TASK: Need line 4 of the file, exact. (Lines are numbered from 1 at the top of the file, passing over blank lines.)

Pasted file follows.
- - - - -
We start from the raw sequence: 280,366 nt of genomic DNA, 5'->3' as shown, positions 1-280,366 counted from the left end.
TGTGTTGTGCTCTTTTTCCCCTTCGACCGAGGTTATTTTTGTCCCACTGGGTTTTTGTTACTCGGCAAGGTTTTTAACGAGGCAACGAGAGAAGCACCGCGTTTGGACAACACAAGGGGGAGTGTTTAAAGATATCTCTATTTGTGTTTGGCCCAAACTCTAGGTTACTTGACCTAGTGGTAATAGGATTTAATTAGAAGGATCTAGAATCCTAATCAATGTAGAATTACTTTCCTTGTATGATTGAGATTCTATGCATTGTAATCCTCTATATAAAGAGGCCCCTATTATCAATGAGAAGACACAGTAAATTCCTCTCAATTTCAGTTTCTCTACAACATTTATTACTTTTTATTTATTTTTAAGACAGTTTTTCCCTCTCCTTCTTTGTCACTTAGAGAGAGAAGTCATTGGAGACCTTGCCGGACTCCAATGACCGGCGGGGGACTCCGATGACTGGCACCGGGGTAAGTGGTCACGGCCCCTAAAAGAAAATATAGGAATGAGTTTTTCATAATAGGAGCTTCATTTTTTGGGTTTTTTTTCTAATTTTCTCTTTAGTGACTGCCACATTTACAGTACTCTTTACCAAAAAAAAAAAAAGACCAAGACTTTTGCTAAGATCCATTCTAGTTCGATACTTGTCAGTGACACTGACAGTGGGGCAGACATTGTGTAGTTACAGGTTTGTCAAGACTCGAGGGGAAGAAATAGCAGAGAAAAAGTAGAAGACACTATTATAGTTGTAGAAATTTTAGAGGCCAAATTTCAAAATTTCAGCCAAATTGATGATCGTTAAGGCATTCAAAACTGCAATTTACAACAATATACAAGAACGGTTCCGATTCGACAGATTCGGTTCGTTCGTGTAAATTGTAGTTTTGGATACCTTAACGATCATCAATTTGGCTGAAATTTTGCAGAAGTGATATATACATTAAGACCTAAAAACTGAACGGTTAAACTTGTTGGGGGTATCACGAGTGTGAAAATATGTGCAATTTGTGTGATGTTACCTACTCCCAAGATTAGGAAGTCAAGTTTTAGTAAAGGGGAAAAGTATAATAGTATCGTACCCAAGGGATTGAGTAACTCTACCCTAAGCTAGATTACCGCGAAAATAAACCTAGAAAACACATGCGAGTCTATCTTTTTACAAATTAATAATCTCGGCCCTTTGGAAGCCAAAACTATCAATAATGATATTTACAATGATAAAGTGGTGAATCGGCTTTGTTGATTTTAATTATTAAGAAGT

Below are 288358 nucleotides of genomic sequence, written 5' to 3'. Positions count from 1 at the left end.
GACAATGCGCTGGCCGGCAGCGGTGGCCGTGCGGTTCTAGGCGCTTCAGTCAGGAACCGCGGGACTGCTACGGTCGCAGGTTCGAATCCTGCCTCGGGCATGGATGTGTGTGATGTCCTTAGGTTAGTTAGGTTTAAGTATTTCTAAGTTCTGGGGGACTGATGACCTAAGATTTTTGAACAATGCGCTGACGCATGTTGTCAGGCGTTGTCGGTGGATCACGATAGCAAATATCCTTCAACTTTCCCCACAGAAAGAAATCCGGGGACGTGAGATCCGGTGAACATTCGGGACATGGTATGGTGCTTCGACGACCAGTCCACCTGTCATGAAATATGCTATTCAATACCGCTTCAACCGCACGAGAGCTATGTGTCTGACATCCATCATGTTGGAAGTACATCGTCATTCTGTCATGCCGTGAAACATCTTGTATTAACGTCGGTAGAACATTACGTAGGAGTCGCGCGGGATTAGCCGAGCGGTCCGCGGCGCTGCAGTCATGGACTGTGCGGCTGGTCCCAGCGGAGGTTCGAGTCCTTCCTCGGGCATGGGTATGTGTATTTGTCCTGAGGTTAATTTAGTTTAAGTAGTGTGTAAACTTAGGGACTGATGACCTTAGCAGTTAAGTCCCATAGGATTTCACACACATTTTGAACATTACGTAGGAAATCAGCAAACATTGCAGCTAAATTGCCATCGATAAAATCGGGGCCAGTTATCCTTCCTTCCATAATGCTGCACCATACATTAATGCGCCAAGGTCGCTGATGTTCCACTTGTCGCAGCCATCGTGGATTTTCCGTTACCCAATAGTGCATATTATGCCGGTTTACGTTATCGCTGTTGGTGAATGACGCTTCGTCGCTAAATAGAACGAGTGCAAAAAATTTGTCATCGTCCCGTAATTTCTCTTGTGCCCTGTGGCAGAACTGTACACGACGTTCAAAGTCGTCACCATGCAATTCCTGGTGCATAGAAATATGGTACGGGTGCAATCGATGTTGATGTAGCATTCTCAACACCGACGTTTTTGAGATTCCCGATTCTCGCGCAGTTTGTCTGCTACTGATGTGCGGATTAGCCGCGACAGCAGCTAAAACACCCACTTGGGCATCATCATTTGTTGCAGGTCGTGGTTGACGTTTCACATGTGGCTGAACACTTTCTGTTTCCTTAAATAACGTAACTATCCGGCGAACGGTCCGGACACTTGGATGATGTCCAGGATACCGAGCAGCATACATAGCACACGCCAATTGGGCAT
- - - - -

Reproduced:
GACAATGCGCTGGCCGGCAGCGGTGGCCGTGCGGTTCTAGGCGCTTCAGTCAGGAACCGCGGGACTGCTACGGTCGCAGGTTCGAATCCTGCCTCGGGCATGGATGTGTGTGATGTCCTTAGGTTAGTTAGGTTTAAGTATTTCTAAGTTCTGGGGGACTGATGACCTAAGATTTTTGAACAATGCGCTGACGCATGTTGTCAGGCGTTGTCGGTGGATCACGATAGCAAATATCCTTCAACTTTCCCCACAGAAAGAAATCCGGGGACGTGAGATCCGGTGAACATTCGGGACATGGTATGGTGCTTCGACGACCAGTCCACCTGTCATGAAATATGCTATTCAATACCGCTTCAACCGCACGAGAGCTATGTGTCTGACATCCATCATGTTGGAAGTACATCGTCATTCTGTCATGCCGTGAAACATCTTGTATTAACGTCGGTAGAACATTACGTAGGAGTCGCGCGGGATTAGCCGAGCGGTCCGCGGCGCTGCAGTCATGGACTGTGCGGCTGGTCCCAGCGGAGGTTCGAGTCCTTCCTCGGGCATGGGTATGTGTATTTGTCCTGAGGTTAATTTAGTTTAAGTAGTGTGTAAACTTAGGGACTGATGACCTTAGCAGTTAAGTCCCATAGGATTTCACACACATTTTGAACATTACGTAGGAAATCAGCAAACATTGCAGCTAAATTGCCATCGATAAAATCGGGGCCAGTTATCCTTCCTTCCATAATGCTGCACCATACATTAATGCGCCAAGGTCGCTGATGTTCCACTTGTCGCAGCCATCGTGGATTTTCCGTTACCCAATAGTGCATATTATGCCGGTTTACGTTATCGCTGTTGGTGAATGACGCTTCGTCGCTAAATAGAACGAGTGCAAAAAATTTGTCATCGTCCCGTAATTTCTCTTGTGCCCTGTGGCAGAACTGTACACGACGTTCAAAGTCGTCACCATGCAATTCCTGGTGCATAGAAATATGGTACGGGTGCAATCGATGTTGATGTAGCATTCTCAACACCGACGTTTTTGAGATTCCCGATTCTCGCGCAGTTTGTCTGCTACTGATGTGCGGATTAGCCGCGACAGCAGCTAAAACACCCACTTGGGCATCATCATTTGTTGCAGGTCGTGGTTGACGTTTCACATGTGGCTGAACACTTTCTGTTTCCTTAAATAACGTAACTATCCGGCGAACGGTCCGGACACTTGGATGATGTCCAGGATACCGAGCAGCATACATAGCACACGCCAATTGGGCAT